Distributed and dynamic factor modeling of online data




Teffer, Dean Whitney

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The domain of data mining and machine learning has expanded rapidly in recent years to include both large-scale distributed and streaming computation. Although many open-source and cloud-based frameworks are available for these tasks, many of which are used in-production by industry, this is a rapidly-evolving technology landscape, and the gap between the academic role of algorithm development and discovery and code available for use with real-world data has grown. In addition, although there is a rich history of mathematical models for streaming data on continuous vector spaces, there has been significantly less work on streaming discrete spaces. However, much if not most of the data available online is composed of high-dimensional sparse counts, such as text corpora and interaction networks.

We attempt to help bridge this gap by extending promising Bayesian Poisson factorization and co-factorization models that can be used, for example, to model not only text corpora but also related user interactions in a social network. We construct a dependent process prior that enables dynamic latent factor modeling in the natural probability space of the factors, rather than in the raw data. These models are then scaled to and implemented for distributed compute systems and streaming data.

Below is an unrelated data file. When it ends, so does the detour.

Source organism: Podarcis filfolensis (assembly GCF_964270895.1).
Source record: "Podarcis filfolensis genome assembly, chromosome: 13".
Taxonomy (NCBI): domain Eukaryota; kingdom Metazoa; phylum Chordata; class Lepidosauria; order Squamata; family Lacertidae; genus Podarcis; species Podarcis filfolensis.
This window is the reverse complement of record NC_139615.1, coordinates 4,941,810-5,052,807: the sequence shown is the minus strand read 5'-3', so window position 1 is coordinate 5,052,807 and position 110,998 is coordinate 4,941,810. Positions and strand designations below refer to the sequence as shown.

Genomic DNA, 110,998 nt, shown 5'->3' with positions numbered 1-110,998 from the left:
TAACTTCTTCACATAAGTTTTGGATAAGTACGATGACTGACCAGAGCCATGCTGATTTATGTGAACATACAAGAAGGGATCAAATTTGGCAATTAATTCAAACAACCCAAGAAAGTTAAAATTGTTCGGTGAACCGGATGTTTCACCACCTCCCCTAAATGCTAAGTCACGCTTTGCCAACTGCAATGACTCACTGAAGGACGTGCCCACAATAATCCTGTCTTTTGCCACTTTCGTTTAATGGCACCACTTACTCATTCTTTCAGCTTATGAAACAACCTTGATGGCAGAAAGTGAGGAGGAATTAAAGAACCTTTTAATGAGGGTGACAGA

We develop an adaptive hashing method (AdaHash) for lambda architectures that can use latent factors calculated during periodic batch mode updates as a similarity metric for hierarchical grouping, or for finding similar factors to reconcile parameters in a distributed compute scenario. In addition, we develop a novel Hidden Markov variant using particle filters to update prior factors and probabilistically group with new factors in a dynamic inference model (D-GaPS).

We show experimentally that the distributed model converges to similar factors as single-process inference, and the dynamic model yields superior quality topics over batch mode alternatives. Empirical studies are presented on the use of a U.S. Senate voting and bill summary data set that is readily interpretable with regard to latent factors.


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